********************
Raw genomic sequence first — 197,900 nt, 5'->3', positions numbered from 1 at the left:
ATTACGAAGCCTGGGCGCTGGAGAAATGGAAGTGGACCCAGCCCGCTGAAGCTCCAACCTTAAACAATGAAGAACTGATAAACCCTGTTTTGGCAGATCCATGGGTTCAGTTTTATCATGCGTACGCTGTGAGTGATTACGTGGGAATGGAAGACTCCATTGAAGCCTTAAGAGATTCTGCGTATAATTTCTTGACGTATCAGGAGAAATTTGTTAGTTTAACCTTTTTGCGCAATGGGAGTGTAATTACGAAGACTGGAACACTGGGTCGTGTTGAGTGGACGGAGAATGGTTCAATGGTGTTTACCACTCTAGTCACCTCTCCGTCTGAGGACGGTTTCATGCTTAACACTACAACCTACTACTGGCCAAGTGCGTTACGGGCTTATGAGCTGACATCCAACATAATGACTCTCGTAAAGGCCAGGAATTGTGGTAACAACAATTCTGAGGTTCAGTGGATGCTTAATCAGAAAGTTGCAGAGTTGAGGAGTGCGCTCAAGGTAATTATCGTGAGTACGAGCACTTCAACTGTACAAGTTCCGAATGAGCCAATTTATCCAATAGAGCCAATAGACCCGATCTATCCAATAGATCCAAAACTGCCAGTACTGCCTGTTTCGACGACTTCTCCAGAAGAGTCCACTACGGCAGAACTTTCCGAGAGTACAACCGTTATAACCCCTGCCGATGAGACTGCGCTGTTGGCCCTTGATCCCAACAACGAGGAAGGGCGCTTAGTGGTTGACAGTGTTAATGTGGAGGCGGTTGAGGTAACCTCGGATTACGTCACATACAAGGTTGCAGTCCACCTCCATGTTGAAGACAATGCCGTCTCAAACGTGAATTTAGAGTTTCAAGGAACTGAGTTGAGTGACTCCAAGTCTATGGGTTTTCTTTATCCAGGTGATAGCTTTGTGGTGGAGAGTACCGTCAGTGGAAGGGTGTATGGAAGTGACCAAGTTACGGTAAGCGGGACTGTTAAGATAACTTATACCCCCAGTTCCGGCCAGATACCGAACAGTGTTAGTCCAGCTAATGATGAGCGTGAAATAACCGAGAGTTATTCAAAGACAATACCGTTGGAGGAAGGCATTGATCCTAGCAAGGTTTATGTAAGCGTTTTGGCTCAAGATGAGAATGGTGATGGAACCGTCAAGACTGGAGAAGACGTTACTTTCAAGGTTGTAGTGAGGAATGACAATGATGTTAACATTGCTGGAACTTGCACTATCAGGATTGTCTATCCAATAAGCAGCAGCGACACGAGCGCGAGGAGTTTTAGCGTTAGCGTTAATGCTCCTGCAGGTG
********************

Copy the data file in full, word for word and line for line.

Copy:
Raw genomic sequence first — 197,900 nt, 5'->3', positions numbered from 1 at the left:
ATTACGAAGCCTGGGCGCTGGAGAAATGGAAGTGGACCCAGCCCGCTGAAGCTCCAACCTTAAACAATGAAGAACTGATAAACCCTGTTTTGGCAGATCCATGGGTTCAGTTTTATCATGCGTACGCTGTGAGTGATTACGTGGGAATGGAAGACTCCATTGAAGCCTTAAGAGATTCTGCGTATAATTTCTTGACGTATCAGGAGAAATTTGTTAGTTTAACCTTTTTGCGCAATGGGAGTGTAATTACGAAGACTGGAACACTGGGTCGTGTTGAGTGGACGGAGAATGGTTCAATGGTGTTTACCACTCTAGTCACCTCTCCGTCTGAGGACGGTTTCATGCTTAACACTACAACCTACTACTGGCCAAGTGCGTTACGGGCTTATGAGCTGACATCCAACATAATGACTCTCGTAAAGGCCAGGAATTGTGGTAACAACAATTCTGAGGTTCAGTGGATGCTTAATCAGAAAGTTGCAGAGTTGAGGAGTGCGCTCAAGGTAATTATCGTGAGTACGAGCACTTCAACTGTACAAGTTCCGAATGAGCCAATTTATCCAATAGAGCCAATAGACCCGATCTATCCAATAGATCCAAAACTGCCAGTACTGCCTGTTTCGACGACTTCTCCAGAAGAGTCCACTACGGCAGAACTTTCCGAGAGTACAACCGTTATAACCCCTGCCGATGAGACTGCGCTGTTGGCCCTTGATCCCAACAACGAGGAAGGGCGCTTAGTGGTTGACAGTGTTAATGTGGAGGCGGTTGAGGTAACCTCGGATTACGTCACATACAAGGTTGCAGTCCACCTCCATGTTGAAGACAATGCCGTCTCAAACGTGAATTTAGAGTTTCAAGGAACTGAGTTGAGTGACTCCAAGTCTATGGGTTTTCTTTATCCAGGTGATAGCTTTGTGGTGGAGAGTACCGTCAGTGGAAGGGTGTATGGAAGTGACCAAGTTACGGTAAGCGGGACTGTTAAGATAACTTATACCCCCAGTTCCGGCCAGATACCGAACAGTGTTAGTCCAGCTAATGATGAGCGTGAAATAACCGAGAGTTATTCAAAGACAATACCGTTGGAGGAAGGCATTGATCCTAGCAAGGTTTATGTAAGCGTTTTGGCTCAAGATGAGAATGGTGATGGAACCGTCAAGACTGGAGAAGACGTTACTTTCAAGGTTGTAGTGAGGAATGACAATGATGTTAACATTGCTGGAACTTGCACTATCAGGATTGTCTATCCAATAAGCAGCAGCGACACGAGCGCGAGGAGTTTTAGCGTTAGCGTTAATGCTCCTGCAGGTG